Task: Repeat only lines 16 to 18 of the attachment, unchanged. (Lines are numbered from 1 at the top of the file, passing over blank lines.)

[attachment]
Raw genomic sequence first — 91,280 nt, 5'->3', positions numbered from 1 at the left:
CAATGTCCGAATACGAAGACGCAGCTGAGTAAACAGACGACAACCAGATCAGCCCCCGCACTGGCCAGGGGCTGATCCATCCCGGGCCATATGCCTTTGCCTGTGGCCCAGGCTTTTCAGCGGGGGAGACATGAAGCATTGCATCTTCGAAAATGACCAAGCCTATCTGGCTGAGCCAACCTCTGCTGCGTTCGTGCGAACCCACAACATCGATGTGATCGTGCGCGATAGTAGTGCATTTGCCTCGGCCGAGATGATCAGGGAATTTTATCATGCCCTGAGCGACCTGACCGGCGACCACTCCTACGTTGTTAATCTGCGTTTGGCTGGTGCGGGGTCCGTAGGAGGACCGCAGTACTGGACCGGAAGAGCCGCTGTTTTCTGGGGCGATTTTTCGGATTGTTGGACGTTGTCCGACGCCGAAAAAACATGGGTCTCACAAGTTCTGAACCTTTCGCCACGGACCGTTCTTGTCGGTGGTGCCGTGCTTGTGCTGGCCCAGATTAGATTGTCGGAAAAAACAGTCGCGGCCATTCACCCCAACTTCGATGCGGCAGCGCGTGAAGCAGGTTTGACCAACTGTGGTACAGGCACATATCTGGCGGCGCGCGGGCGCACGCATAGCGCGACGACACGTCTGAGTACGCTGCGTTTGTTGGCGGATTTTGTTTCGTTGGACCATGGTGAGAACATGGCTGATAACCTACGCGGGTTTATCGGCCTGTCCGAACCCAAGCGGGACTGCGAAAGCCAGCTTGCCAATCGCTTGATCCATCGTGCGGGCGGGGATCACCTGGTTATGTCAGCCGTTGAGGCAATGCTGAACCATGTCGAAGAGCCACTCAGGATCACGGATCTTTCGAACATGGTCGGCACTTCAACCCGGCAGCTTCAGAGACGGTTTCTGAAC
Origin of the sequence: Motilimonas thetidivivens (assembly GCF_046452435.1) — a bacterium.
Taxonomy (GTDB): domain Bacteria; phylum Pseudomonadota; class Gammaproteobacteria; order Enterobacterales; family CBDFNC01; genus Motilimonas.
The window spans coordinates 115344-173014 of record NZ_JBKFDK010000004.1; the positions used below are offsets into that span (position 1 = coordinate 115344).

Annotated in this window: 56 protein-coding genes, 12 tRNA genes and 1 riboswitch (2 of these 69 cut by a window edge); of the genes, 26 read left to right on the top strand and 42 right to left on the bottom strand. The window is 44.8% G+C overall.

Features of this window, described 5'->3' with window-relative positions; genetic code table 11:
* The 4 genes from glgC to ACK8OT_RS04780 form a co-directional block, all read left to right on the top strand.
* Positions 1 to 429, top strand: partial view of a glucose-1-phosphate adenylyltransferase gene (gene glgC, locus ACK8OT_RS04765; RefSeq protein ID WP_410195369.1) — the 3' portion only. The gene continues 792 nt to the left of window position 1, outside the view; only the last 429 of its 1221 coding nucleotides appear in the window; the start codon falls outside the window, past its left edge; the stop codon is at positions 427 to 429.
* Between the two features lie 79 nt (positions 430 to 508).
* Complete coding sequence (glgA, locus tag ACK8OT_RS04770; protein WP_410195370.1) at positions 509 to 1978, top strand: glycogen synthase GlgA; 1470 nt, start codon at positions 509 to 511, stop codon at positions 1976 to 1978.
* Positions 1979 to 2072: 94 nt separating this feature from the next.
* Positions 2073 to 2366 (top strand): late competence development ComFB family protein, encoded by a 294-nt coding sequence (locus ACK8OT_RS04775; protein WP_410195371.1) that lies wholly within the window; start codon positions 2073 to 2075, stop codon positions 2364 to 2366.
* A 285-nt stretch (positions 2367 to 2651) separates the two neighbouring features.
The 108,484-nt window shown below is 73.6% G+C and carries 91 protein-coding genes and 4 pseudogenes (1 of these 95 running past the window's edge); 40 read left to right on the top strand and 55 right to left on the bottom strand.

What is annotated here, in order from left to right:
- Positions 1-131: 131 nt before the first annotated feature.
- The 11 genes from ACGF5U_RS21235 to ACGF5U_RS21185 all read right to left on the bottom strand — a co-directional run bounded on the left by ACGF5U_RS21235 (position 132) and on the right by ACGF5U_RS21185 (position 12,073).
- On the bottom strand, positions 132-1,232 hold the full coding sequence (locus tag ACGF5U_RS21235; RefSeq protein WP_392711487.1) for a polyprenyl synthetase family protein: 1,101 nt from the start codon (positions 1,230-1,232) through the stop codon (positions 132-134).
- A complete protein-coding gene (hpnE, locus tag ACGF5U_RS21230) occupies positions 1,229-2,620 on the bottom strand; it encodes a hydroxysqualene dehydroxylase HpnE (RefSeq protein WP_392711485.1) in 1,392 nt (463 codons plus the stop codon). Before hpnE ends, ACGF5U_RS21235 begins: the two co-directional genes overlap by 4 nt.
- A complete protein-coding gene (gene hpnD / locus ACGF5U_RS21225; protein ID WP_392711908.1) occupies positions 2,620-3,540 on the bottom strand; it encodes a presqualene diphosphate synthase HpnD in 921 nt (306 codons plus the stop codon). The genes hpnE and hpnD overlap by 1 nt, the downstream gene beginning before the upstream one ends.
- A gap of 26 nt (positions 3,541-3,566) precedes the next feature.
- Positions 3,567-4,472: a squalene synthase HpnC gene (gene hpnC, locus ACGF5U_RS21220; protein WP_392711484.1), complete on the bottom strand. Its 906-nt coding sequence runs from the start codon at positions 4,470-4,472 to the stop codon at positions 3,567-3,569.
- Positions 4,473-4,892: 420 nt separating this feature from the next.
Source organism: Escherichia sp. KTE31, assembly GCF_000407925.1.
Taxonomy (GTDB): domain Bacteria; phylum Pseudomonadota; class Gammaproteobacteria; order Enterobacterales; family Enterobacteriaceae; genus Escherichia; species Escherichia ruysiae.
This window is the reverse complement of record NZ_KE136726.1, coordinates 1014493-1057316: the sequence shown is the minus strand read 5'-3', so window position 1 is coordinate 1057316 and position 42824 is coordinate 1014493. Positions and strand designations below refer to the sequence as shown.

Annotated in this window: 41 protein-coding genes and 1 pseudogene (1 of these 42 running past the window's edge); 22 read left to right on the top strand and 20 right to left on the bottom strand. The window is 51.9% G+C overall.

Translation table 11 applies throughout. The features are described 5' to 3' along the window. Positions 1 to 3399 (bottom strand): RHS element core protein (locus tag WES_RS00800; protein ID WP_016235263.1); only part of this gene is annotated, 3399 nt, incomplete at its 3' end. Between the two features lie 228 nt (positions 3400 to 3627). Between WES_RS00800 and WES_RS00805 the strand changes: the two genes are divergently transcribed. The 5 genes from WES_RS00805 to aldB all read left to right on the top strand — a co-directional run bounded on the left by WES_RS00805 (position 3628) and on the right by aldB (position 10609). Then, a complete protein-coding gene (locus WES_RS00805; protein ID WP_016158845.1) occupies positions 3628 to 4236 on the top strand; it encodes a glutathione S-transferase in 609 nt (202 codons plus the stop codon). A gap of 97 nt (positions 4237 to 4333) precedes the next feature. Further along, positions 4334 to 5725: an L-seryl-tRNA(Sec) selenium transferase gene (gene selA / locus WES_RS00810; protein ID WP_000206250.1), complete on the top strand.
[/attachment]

What is annotated here, in order from left to right:
- Positions 1-131: 131 nt before the first annotated feature.
- The 11 genes from ACGF5U_RS21235 to ACGF5U_RS21185 all read right to left on the bottom strand — a co-directional run bounded on the left by ACGF5U_RS21235 (position 132) and on the right by ACGF5U_RS21185 (position 12,073).